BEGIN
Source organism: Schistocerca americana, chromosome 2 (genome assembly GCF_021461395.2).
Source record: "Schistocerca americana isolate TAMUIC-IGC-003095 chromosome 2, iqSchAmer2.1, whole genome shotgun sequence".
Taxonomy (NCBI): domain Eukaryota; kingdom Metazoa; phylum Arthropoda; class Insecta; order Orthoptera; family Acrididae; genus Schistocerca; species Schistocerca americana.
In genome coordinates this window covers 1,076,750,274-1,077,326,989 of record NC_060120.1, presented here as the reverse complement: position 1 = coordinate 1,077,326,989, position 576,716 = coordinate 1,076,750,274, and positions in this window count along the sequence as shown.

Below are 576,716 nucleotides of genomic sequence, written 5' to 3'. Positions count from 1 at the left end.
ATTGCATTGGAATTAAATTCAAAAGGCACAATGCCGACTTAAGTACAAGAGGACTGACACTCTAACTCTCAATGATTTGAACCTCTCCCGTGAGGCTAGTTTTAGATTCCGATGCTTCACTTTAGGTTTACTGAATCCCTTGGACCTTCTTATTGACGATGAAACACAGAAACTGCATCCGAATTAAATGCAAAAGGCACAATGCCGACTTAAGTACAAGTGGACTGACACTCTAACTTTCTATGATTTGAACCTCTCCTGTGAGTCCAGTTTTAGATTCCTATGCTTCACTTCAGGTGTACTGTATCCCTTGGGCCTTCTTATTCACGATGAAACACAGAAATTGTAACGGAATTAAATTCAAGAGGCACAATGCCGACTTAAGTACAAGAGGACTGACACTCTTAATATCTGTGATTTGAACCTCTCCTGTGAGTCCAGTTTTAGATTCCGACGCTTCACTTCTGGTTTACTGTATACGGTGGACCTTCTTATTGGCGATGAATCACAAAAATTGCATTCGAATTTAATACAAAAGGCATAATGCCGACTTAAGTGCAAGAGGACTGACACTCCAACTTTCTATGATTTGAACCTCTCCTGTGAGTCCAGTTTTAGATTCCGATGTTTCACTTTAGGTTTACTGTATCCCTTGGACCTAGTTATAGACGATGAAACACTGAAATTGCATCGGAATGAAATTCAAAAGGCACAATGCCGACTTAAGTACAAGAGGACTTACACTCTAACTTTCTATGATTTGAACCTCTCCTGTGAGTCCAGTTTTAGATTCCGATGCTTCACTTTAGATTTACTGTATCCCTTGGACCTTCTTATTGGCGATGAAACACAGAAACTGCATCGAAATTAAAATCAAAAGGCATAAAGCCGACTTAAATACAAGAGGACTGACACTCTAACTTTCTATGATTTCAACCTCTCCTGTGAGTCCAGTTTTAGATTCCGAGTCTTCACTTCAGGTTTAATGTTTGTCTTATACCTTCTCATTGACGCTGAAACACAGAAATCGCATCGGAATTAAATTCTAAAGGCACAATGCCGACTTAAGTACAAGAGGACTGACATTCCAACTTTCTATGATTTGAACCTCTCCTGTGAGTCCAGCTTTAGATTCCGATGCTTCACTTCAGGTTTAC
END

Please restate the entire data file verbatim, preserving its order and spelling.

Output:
Source organism: Schistocerca americana, chromosome 2 (genome assembly GCF_021461395.2).
Source record: "Schistocerca americana isolate TAMUIC-IGC-003095 chromosome 2, iqSchAmer2.1, whole genome shotgun sequence".
Taxonomy (NCBI): domain Eukaryota; kingdom Metazoa; phylum Arthropoda; class Insecta; order Orthoptera; family Acrididae; genus Schistocerca; species Schistocerca americana.
In genome coordinates this window covers 1,076,750,274-1,077,326,989 of record NC_060120.1, presented here as the reverse complement: position 1 = coordinate 1,077,326,989, position 576,716 = coordinate 1,076,750,274, and positions in this window count along the sequence as shown.

Below are 576,716 nucleotides of genomic sequence, written 5' to 3'. Positions count from 1 at the left end.
ATTGCATTGGAATTAAATTCAAAAGGCACAATGCCGACTTAAGTACAAGAGGACTGACACTCTAACTCTCAATGATTTGAACCTCTCCCGTGAGGCTAGTTTTAGATTCCGATGCTTCACTTTAGGTTTACTGAATCCCTTGGACCTTCTTATTGACGATGAAACACAGAAACTGCATCCGAATTAAATGCAAAAGGCACAATGCCGACTTAAGTACAAGTGGACTGACACTCTAACTTTCTATGATTTGAACCTCTCCTGTGAGTCCAGTTTTAGATTCCTATGCTTCACTTCAGGTGTACTGTATCCCTTGGGCCTTCTTATTCACGATGAAACACAGAAATTGTAACGGAATTAAATTCAAGAGGCACAATGCCGACTTAAGTACAAGAGGACTGACACTCTTAATATCTGTGATTTGAACCTCTCCTGTGAGTCCAGTTTTAGATTCCGACGCTTCACTTCTGGTTTACTGTATACGGTGGACCTTCTTATTGGCGATGAATCACAAAAATTGCATTCGAATTTAATACAAAAGGCATAATGCCGACTTAAGTGCAAGAGGACTGACACTCCAACTTTCTATGATTTGAACCTCTCCTGTGAGTCCAGTTTTAGATTCCGATGTTTCACTTTAGGTTTACTGTATCCCTTGGACCTAGTTATAGACGATGAAACACTGAAATTGCATCGGAATGAAATTCAAAAGGCACAATGCCGACTTAAGTACAAGAGGACTTACACTCTAACTTTCTATGATTTGAACCTCTCCTGTGAGTCCAGTTTTAGATTCCGATGCTTCACTTTAGATTTACTGTATCCCTTGGACCTTCTTATTGGCGATGAAACACAGAAACTGCATCGAAATTAAAATCAAAAGGCATAAAGCCGACTTAAATACAAGAGGACTGACACTCTAACTTTCTATGATTTCAACCTCTCCTGTGAGTCCAGTTTTAGATTCCGAGTCTTCACTTCAGGTTTAATGTTTGTCTTATACCTTCTCATTGACGCTGAAACACAGAAATCGCATCGGAATTAAATTCTAAAGGCACAATGCCGACTTAAGTACAAGAGGACTGACATTCCAACTTTCTATGATTTGAACCTCTCCTGTGAGTCCAGCTTTAGATTCCGATGCTTCACTTCAGGTTTAC